Texas LLC owners are called members.3 Unlike S corporations, LLCs can generally have any number and any type of owners. The Texas Limited Liability Company Law expressly recognizes one-owner LLCs (single-member LLCs).
The control of a Texas LLC depends on how it is structured. If the LLC is manager-managed (which is usually the best option), the LLC is controlled by one or more managers.4 A manager may be an individual, business entity, or trust. The LLC company agreement defines the role of the manager.
Control of an LLC can be further defined through the use of voting and non-voting membership interests as permitted by the Texas Limited Liability Company Law.5 The voting/non-voting structure is defined in the company agreement. It allows certain management decisions to be made by a class of members (the voting members) without the involvement of other members (the non-voting members).
Unlike the LLC acts of most other states, the Texas Limited Liability Company Law does not clearly impose fiduciary duties on LLC members and managers. The company agreement may define the fiduciary relationship and any fiduciary duties that apply. Section 101.401 of the Texas Business Organizations Code provides:
The company agreement of a limited liability company may expand or restrict any duties, including fiduciary duties, and related liabilities that a member, manager, officer, or other person has to the company or to a member or manager of the company.6
While this language does not specifically allow the operating agreement to eliminate fiduciary duties, there is case law stating that the Texas LLC statute does not mandate a fiduciary relationship.7
Attorney Practice Note: The failure of Texas law to clarify the fiduciary duties of LLC members and managers creates traps for the unwary. Without a company agreement that defines the fiduciary duties of the members and managers, state law provides little certainty. It is important that the company agreement either define the fiduciary duties that should apply or disclaim all fiduciary duties.
Because Texas does not have a state-level income tax, the income of Texas LLCs is generally only subject to tax at the federal level. The federal treatment depends on the LLC’s tax classification.
As mentioned above, Texas LLCs with revenue in excess of the “no tax due” threshold ($1,180,000 for 2020 and 2021) may be subject to the Texas franchise tax.
Texas law permits an LLC that was formed in another state to become governed by Texas law through a process called conversion.8 The same process is called domestication in other states. Texas LLC domestication is discussed in detail in our discussion of Texas LLC domestication.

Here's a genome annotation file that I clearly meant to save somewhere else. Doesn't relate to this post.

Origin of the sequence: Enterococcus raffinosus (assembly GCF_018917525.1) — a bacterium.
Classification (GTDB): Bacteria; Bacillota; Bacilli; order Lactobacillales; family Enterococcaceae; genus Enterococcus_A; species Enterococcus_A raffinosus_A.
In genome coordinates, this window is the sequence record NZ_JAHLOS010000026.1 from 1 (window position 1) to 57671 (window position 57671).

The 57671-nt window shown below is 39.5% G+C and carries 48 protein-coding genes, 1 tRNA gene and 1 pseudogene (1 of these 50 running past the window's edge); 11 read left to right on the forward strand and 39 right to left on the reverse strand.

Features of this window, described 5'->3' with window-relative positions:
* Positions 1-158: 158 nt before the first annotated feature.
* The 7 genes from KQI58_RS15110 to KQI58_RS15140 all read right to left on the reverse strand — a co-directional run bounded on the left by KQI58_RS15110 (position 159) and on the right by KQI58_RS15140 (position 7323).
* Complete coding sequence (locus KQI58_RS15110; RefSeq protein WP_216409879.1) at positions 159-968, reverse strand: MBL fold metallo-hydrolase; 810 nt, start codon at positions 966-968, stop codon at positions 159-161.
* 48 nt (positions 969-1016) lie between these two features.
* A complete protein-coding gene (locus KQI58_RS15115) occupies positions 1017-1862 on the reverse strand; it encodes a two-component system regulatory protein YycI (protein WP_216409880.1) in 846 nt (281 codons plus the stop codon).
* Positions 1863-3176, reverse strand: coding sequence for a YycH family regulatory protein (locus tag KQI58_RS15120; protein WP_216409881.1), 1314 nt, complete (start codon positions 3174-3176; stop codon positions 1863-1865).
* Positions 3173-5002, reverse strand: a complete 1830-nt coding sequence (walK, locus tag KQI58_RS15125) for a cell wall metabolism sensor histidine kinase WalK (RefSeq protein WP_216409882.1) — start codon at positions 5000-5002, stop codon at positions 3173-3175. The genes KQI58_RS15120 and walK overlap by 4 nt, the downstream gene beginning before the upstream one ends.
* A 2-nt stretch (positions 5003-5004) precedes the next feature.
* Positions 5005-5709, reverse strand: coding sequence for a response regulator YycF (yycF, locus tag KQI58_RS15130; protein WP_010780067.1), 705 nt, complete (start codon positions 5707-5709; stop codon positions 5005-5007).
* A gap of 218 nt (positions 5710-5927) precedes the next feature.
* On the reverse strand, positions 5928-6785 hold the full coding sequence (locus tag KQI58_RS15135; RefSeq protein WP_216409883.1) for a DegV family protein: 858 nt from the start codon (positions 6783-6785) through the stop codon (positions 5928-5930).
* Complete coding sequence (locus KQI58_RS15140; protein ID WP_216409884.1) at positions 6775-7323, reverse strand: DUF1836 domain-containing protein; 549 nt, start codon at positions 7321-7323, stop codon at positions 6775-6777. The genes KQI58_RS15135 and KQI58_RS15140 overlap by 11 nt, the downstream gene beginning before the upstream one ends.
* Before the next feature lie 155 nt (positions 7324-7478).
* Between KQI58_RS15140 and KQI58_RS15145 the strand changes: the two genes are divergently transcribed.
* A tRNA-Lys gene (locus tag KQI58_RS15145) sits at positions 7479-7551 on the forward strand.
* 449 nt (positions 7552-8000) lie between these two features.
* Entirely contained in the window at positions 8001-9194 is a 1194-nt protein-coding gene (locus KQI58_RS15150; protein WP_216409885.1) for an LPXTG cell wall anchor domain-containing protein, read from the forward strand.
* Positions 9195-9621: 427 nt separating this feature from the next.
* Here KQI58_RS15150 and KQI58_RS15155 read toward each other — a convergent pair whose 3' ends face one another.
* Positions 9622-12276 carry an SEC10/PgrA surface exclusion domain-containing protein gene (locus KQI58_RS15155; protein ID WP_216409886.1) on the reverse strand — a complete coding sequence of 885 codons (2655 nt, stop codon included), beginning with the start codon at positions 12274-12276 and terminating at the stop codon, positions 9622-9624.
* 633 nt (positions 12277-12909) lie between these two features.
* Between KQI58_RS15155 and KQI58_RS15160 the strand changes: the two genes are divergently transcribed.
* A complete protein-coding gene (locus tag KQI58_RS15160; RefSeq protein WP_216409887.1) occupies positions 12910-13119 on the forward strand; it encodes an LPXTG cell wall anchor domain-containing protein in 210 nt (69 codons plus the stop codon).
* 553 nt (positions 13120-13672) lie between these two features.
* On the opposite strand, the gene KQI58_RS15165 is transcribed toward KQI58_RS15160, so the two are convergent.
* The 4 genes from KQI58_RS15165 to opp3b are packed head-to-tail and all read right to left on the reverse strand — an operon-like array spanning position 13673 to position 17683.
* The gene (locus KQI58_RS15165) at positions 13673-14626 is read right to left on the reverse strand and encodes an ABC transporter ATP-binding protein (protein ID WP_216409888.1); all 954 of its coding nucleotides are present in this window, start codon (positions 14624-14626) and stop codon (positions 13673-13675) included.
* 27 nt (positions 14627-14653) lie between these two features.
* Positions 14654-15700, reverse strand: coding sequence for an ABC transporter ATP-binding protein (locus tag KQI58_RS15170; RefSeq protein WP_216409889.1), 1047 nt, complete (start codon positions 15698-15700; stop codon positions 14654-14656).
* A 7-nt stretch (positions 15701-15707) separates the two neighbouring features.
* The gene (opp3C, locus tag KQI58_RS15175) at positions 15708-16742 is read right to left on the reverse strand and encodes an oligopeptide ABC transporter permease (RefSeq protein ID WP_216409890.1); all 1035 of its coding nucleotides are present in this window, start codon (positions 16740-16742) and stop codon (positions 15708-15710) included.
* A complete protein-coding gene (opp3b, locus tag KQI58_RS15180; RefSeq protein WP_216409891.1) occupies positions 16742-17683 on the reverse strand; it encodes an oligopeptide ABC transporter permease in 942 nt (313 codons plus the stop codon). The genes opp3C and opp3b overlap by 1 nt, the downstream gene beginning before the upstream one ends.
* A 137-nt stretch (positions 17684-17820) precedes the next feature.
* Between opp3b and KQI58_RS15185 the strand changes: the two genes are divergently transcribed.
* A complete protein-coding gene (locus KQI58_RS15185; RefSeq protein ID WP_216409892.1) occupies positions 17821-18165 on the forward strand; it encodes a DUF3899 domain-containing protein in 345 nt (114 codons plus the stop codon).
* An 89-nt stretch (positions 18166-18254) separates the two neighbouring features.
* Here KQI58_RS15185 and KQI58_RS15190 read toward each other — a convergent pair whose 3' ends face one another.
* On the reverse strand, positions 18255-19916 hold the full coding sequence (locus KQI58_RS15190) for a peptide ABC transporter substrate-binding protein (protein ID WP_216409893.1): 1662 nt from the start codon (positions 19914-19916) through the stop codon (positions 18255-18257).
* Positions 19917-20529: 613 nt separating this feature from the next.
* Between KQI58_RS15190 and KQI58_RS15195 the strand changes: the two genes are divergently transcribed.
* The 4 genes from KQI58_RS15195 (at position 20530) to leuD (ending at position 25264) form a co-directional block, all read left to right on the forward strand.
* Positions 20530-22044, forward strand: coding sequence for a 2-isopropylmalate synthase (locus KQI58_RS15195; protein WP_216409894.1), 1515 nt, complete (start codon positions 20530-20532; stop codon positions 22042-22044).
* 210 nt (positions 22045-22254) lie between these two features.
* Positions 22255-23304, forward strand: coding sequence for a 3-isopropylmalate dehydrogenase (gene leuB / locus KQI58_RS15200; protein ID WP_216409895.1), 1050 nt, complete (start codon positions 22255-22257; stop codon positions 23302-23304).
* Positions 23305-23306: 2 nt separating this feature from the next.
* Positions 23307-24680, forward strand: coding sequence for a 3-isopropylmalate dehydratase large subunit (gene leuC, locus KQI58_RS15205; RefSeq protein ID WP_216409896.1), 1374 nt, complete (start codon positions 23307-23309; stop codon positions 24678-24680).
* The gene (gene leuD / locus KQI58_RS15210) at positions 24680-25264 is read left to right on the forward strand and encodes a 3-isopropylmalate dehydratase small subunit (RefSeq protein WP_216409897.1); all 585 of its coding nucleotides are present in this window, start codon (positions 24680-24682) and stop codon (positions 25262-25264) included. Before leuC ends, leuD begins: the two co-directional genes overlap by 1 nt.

The term winding up refers to the process of dissolving an LLC that is going out of business. A Texas LLC must wind up on the occurrence of any of the following events:
- The expiration of any period of duration specified in the LLC’s governing documents;
- A voluntary decision to wind up the LLC;
- An event specified in the governing documents of the LLC requiring the winding up, dissolution, or termination of the LLC;
- An event specified in other sections of the Texas Business Organizations Code requiring the winding up or termination of the LLC; or
- A decree by a court requiring the winding up, dissolution, or termination of the LLC.9
No, the Texas Limited Liability Company Law does not allow a member to withdraw or dissociate from the LLC, nor does it allow the LLC to expel a member.10
Texas law provides favorable charging order protection. The creditor of a Texas LLC member may only obtain a charging order against the member’s interest. A charging order allows the creditor to receive any distributions from the LLC that would have otherwise been paid to the member, but doesn’t allow the creditor to participate in management. The charging order is the exclusive remedy for the creditor of an LLC member under Texas law, effectively prohibiting creditors from liquidating the LLC or otherwise forcing distributions of LLC profit.11
- Tex. Bus. Orgs. Code Ann. § 1.008(e).
- Bus. Orgs. Code Ann. § 1.002(36). See also Tex. Bus. Orgs. Code Ann. § 101.052, providing that the company agreement is the second company document governing the internal affairs of the LLC.
- Tex. Bus. Orgs. Code Ann. § 1.002(53).
- Tex. Bus. Orgs. Code Ann. § 1.002(51).
- Tex. Bus. Orgs. Code Ann. § 101.104.
- Tex. Bus. Orgs. Code Ann. § 101.401.
- Suntech Processing Systems, L.L.C. v. Sun Communications, Inc., 2000 WL 1780236 (Tex. App.—Dallas Dec. 5, 2000)(unpublished).
- Tex. Bus. Orgs. Code Ann. § 10.101.
- Bus. Orgs. Code Ann. § 11.051.
- Tex. Bus. Orgs. Code Ann. § 10.101.
- Tex. Bus. Orgs. Code Ann. § 101.112.